Export-Import Bank is vital, necessary for continued growth and prosperity
Author: Jeff Wasden - July 11, 2014 - Updated: July 11, 2014
Too often, politics hamper the ability of businesses to expand and put Americans to work. What used to be an important bipartisan reauthorization of the Export-Import Bank has now fallen firmly in the crosshairs of some members of the GOP. Charges of crony capitalism and big governmental overreach flow freely from opposition tongues. “Let the private sector fill that space in the market. Those big companies don’t need the Ex-Im Bank, they can get capital on their own,” scream critics. While I can appreciate the basis for their argument, their facts on this issue are off base and in some cases, just flat out wrong.
While numerous presidents have lauded the successes of the Ex-Im Bank, I want to quote two former U.S. Presidents for context:
President Ronald Reagan, January 30, 1984: “In order for the United States to maintain its strong position in foreign markets, it is important that the Congress pass the Export-Import Bank bill and avoid attaching unnecessary encumbrances.”
President George W. Bush, June 14, 2002: “I have today signed into law S. 1372, the Export-Import Bank Reauthorization Act of 2002. This legislation will ensure the continued effective operation of the Export-Import Bank, which helps advance U.S. trade policy, facilitate the sale of U.S. goods and services abroad, and create jobs here at home.”
The Ex-Im Bank’s primary mission is American jobs. By financing the export of American goods and services, the Ex-Im Bank has supported 1.2 million private-sector American jobs — 205,000 in 2013 alone. This April, the United States exported $193.3 billion of goods and services according to the Bureau of Economic Analysis of the U.S. Commerce Department. Exports of goods and services over the last year totaled $2.3 trillion, which is 45.1 percent above the level of exports in 2009, and have been growing at an annualized rate of 9.0 percent when compared to the 2009 level.
In fiscal year 2013, Ex-Im Bank approved more than $27 billion in total authorizations. For the year, the Ex-Im Bank approved 3,413 transactions for small business. Of the total number of transactions approved just last year, 89 percent were for small business, the backbone of American Main Street economies. While critics tend to overlook this important fact, the disparity in the total number of transactions for big and small business make the argument for reauthorization even stronger.
For those that do not understand the composition of the Ex-Im Bank, it is an independent, self-sustaining agency that fills in the gaps in private export financing at no cost to American taxpayers. It is the official export credit agency of the U.S. The Bank provides a variety of financing mechanisms including working-capital guarantees, export-credit insurance, and financing to help foreign buyers purchase U.S. goods and services. In the past five years, the Bank has earned $2 billion more than the cost of its operations and after covering loan loss reserves. That is money that is put in the Treasury to help reduce the federal deficit.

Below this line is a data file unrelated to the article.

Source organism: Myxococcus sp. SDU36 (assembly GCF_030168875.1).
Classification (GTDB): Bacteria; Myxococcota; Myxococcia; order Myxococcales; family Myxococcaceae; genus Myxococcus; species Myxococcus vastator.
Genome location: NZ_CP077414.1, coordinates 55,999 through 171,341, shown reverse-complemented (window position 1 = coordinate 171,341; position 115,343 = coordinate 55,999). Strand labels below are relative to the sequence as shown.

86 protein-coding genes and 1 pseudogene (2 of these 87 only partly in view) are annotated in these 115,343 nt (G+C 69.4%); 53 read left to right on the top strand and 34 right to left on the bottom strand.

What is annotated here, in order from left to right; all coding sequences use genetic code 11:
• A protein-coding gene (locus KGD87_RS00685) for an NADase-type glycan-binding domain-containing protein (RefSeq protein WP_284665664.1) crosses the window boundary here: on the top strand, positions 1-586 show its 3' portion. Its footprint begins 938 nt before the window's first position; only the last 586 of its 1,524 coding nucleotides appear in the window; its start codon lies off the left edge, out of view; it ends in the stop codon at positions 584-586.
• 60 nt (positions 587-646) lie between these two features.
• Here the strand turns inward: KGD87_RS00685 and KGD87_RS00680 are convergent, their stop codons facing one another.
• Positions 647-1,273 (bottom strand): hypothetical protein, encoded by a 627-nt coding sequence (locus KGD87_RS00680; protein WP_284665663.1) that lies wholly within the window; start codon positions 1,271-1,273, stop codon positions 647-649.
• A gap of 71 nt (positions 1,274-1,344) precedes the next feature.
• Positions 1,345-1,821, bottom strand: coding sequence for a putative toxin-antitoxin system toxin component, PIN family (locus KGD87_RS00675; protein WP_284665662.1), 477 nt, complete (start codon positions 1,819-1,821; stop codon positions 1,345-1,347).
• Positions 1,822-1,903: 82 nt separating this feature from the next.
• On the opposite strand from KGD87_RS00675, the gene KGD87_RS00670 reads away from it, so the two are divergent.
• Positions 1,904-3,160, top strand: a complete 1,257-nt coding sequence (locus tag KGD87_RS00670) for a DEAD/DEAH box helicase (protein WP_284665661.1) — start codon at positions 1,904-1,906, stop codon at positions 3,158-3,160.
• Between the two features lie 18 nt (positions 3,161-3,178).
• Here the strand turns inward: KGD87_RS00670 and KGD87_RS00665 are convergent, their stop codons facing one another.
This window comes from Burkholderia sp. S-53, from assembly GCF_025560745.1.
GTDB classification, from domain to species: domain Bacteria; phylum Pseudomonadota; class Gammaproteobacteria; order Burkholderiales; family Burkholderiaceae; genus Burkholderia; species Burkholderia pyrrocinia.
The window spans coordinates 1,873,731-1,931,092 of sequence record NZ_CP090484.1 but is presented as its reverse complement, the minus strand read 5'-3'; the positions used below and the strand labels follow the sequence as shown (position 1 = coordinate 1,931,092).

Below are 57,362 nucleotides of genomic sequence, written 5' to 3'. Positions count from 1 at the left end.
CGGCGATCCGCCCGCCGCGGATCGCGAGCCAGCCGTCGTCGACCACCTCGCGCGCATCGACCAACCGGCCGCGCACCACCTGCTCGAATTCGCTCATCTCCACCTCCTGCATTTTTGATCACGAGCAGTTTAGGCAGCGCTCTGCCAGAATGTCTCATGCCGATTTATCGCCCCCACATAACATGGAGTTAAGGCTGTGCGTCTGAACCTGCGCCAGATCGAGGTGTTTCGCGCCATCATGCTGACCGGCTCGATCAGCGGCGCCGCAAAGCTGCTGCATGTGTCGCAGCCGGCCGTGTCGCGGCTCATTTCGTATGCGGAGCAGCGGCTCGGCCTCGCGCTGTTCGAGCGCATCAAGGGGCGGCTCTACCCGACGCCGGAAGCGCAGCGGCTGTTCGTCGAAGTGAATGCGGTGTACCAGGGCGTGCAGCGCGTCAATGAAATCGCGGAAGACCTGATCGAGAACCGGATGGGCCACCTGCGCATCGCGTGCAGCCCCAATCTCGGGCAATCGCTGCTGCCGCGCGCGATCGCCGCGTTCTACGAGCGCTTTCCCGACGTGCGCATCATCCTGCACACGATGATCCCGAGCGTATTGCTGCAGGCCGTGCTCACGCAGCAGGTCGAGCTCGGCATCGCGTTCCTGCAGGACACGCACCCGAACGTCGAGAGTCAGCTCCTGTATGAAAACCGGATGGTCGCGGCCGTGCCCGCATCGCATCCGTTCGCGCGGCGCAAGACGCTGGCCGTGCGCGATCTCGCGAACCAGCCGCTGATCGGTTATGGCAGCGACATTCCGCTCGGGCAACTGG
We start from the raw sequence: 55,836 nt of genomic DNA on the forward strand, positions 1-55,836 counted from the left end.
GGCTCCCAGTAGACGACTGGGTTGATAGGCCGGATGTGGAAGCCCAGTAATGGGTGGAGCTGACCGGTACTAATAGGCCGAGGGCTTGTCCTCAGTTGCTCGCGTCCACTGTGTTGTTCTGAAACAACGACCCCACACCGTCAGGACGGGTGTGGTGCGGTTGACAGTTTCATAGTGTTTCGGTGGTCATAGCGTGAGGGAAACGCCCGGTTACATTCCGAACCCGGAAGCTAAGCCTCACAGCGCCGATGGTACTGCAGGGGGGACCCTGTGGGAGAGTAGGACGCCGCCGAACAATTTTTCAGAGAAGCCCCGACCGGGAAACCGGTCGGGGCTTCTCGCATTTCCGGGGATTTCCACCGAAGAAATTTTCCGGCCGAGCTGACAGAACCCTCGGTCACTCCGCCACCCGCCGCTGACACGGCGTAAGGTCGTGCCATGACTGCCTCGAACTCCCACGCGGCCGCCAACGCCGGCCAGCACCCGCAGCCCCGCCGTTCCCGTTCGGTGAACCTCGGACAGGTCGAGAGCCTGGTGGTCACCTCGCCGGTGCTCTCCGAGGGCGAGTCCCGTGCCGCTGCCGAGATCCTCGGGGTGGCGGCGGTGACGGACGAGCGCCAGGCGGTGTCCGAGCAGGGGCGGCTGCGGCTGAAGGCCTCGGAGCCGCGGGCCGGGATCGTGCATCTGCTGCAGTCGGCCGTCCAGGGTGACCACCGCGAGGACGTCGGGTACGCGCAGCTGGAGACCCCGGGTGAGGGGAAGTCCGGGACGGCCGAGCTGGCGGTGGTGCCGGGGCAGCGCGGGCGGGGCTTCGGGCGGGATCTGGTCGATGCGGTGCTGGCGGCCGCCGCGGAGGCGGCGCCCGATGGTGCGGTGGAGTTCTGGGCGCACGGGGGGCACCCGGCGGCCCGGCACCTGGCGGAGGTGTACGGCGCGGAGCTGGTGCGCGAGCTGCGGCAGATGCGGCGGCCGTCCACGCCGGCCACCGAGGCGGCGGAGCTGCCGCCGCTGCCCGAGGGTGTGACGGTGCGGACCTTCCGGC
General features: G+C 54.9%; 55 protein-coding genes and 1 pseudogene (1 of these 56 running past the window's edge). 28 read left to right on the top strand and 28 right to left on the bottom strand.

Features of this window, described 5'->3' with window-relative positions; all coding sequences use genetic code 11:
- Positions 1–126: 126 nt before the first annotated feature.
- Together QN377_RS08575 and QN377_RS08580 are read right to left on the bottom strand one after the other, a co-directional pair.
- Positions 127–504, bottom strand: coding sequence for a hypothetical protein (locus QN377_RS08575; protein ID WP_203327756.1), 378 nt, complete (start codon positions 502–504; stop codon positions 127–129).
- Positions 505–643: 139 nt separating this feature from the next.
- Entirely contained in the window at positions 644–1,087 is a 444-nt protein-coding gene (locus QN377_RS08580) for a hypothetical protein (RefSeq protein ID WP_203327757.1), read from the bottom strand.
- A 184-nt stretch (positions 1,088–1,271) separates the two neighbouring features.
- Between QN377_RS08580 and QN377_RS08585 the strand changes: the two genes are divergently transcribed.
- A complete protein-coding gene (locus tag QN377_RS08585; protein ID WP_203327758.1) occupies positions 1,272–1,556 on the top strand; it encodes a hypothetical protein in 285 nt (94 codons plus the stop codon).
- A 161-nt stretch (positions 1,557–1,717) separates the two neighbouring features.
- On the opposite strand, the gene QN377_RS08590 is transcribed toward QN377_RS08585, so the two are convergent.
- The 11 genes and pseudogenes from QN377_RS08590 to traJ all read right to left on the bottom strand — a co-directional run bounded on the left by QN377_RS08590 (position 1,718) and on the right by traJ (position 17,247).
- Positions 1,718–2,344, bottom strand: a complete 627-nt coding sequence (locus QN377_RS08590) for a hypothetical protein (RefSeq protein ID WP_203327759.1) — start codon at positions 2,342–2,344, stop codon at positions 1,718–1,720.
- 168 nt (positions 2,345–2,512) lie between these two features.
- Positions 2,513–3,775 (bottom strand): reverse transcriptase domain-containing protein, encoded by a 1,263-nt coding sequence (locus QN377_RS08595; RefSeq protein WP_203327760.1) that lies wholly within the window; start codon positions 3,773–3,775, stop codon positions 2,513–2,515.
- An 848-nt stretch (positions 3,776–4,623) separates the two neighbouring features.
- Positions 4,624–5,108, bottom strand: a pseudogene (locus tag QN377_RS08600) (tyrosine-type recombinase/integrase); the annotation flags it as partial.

The Ex-Im Bank does not compete against the private sector but acts as a complimentary player. While they work to fill in the gaps through loans, guarantees, and insurance programs, the private sector lenders are Ex-Im Bank partners. During the FY 2013, 98 percent of the Ex-Im Bank’s transactions involved commercial banks.
How does Colorado benefit from the Ex-Im Bank? Since 2007, 93 Colorado exporters have used the Ex-Im — 68 of those exporters are small businesses. International trade (both exports and imports) supports 680,000 Colorado jobs. These jobs are related to both large and small companies from farms to factories to headquarters of Colorado’s globally engaged firms. Colorado alone exports tens of billions of dollars in goods and services annually. Exports have been shipped to 210 countries with top countries like Canada, United Kingdom, Germany, China and Mexico. Today, more than one in five jobs depend on international trade!
Rhetoric is tossed around. A few members of Congress have made “killing” the Ex-Im Bank one of their priorities, but I feel we must hold politicians to the same standard as they ask us to do as citizens — to look at the facts and make an informed decision. Money returned to the Treasury, supporting and growing U.S. jobs, helping manufacturing and other key industries remain viable in America and putting Americans to work. From companies big and small, from the rural farmlands to high rise corporate America, the Ex-Im Bank has been a vital and necessary tool for continued growth and prosperity. Why cut off one of the most efficient, low risk, successful programs that contributes to the “jobs, jobs, jobs” focus that is so important to both political parties?
Please let your member of Congress know that you support continued American prosperity, increased opportunities to promote and sell goods and services and a program that lets the world stage know that the U.S. is open for business.
This is one program that businesses of all sizes and citizens from differing political affiliations should stand together with locked arms and tout the ongoing success and viability of; a program that has carved into the debt while at the same time supporting working families all across this great nation. Let’s not say we are open for business and then shut down one of the tools that help grow our economy. I urge all members of Congress to look at the proposed changes and to make the right choice for American business and reauthorize the Export-Import Bank.
Jeff Wasden is president of the Colorado Business Roundtable. He can be reached at email@example.com.